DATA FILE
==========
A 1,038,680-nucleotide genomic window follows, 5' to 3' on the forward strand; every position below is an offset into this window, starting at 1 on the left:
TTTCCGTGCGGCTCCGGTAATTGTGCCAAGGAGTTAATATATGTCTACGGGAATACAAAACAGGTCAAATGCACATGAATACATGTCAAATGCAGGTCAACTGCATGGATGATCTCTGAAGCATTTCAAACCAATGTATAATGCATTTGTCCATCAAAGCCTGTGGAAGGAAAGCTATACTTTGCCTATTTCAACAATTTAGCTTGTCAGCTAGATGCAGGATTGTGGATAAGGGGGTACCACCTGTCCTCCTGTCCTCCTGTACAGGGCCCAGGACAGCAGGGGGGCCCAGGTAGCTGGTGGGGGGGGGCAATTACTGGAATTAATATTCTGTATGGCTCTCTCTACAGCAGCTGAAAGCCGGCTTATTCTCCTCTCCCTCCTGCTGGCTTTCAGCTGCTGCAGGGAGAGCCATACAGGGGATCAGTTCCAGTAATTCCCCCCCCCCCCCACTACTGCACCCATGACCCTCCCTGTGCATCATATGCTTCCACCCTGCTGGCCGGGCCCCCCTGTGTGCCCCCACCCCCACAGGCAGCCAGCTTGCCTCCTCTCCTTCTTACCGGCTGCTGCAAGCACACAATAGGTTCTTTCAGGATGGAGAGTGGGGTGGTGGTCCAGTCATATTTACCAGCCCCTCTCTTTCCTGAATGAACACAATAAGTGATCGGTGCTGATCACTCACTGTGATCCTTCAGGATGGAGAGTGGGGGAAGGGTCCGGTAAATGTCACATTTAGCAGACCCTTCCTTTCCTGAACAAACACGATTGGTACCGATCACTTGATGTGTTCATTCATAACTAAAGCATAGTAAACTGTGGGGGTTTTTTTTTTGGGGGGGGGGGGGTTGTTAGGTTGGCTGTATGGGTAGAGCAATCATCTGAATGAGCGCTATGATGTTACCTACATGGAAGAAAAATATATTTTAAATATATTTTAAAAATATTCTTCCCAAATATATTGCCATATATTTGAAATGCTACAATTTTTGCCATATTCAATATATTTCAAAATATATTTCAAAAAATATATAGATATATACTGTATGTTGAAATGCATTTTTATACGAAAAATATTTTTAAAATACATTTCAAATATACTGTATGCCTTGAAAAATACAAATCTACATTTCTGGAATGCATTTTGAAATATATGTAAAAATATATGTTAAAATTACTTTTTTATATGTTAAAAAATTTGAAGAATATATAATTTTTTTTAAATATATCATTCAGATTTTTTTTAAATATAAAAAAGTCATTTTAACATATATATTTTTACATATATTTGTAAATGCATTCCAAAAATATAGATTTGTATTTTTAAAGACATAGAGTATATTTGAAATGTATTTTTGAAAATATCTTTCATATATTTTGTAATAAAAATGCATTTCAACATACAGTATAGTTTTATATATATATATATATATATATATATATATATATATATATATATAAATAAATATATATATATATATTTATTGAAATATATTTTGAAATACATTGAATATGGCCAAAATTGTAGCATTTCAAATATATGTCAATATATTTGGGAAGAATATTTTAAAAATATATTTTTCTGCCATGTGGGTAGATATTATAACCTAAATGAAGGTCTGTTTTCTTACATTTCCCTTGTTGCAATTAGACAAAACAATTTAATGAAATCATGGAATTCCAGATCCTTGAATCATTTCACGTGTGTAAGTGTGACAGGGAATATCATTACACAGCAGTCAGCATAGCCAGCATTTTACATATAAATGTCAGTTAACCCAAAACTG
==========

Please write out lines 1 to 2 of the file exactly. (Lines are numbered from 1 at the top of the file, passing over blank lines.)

A 1,038,680-nucleotide genomic window follows, 5' to 3' on the forward strand; every position below is an offset into this window, starting at 1 on the left:
TTTCCGTGCGGCTCCGGTAATTGTGCCAAGGAGTTAATATATGTCTACGGGAATACAAAACAGGTCAAATGCACATGAATACATGTCAAATGCAGGTCAACTGCATGGATGATCTCTGAAGCATTTCAAACCAATGTATAATGCATTTGTCCATCAAAGCCTGTGGAAGGAAAGCTATACTTTGCCTATTTCAACAATTTAGCTTGTCAGCTAGATGCAGGATTGTGGATAAGGGGGTACCACCTGTCCTCCTGTCCTCCTGTACAGGGCCCAGGACAGCAGGGGGGCCCAGGTAGCTGGTGGGGGGGGGCAATTACTGGAATTAATATTCTGTATGGCTCTCTCTACAGCAGCTGAAAGCCGGCTTATTCTCCTCTCCCTCCTGCTGGCTTTCAGCTGCTGCAGGGAGAGCCATACAGGGGATCAGTTCCAGTAATTCCCCCCCCCCCCCACTACTGCACCCATGACCCTCCCTGTGCATCATATGCTTCCACCCTGCTGGCCGGGCCCCCCTGTGTGCCCCCACCCCCACAGGCAGCCAGCTTGCCTCCTCTCCTTCTTACCGGCTGCTGCAAGCACACAATAGGTTCTTTCAGGATGGAGAGTGGGGTGGTGGTCCAGTCATATTTACCAGCCCCTCTCTTTCCTGAATGAACACAATAAGTGATCGGTGCTGATCACTCACTGTGATCCTTCAGGATGGAGAGTGGGGGAAGGGTCCGGTAAATGTCACATTTAGCAGACCCTTCCTTTCCTGAACAAACACGATTGGTACCGATCACTTGATGTGTTCATTCATAACTAAAGCATAGTAAACTGTGGGGGTTTTTTTTTTGGGGGGGGGGGGGTTGTTAGGTTGGCTGTATGGGTAGAGCAATCATCTGAATGAGCGCTATGATGTTACCTACATGGAAGAAAAATATATTTTAAATATATTTTAAAAATATTCTTCCCAAATATATTGCCATATATTTGAAATGCTACAATTTTTGCCATATTCAATATATTTCAAAATATATTTCAAAAAATATATAGATATATACTGTATGTTGAAATGCATTTTTATACGAAAAATATTTTTAAAATACATTTCAAATATACTGTATGCCTTGAAAAATACAAATCTACATTTCTGGAATGCATTTTGAAATATATGTAAAAATATATGTTAAAATTACTTTTTTATATGTTAAAAAATTTGAAGAATATATAATTTTTTTTAAATATATCATTCAGATTTTTTTTAAATATAAAAAAGTCATTTTAACATATATATTTTTACATATATTTGTAAATGCATTCCAAAAATATAGATTTGTATTTTTAAAGACATAGAGTATATTTGAAATGTATTTTTGAAAATATCTTTCATATATTTTGTAATAAAAATGCATTTCAACATACAGTATAGTTTTATATATATATATATATATATATATATATATATATATATATATATAAATAAATATATATATATATATTTATTGAAATATATTTTGAAATACATTGAATATGGCCAAAATTGTAGCATTTCAAATATATGTCAATATATTTGGGAAGAATATTTTAAAAATATATTTTTCTGCCATGTGGGTAGATATTATAACCTAAATGAAGGTCTGTTTTCTTACATTTCCCTTGTTGCAATTAGACAAAACAATTTAATGAAATCATGGAATTCCAGATCCTTGAATCATTTCACGTGTGTAAGTGTGACAGGGAATATCATTACACAGCAGTCAGCATAGCCAGCATTTTACATATAAATGTCAGTTAACCCAAAACTG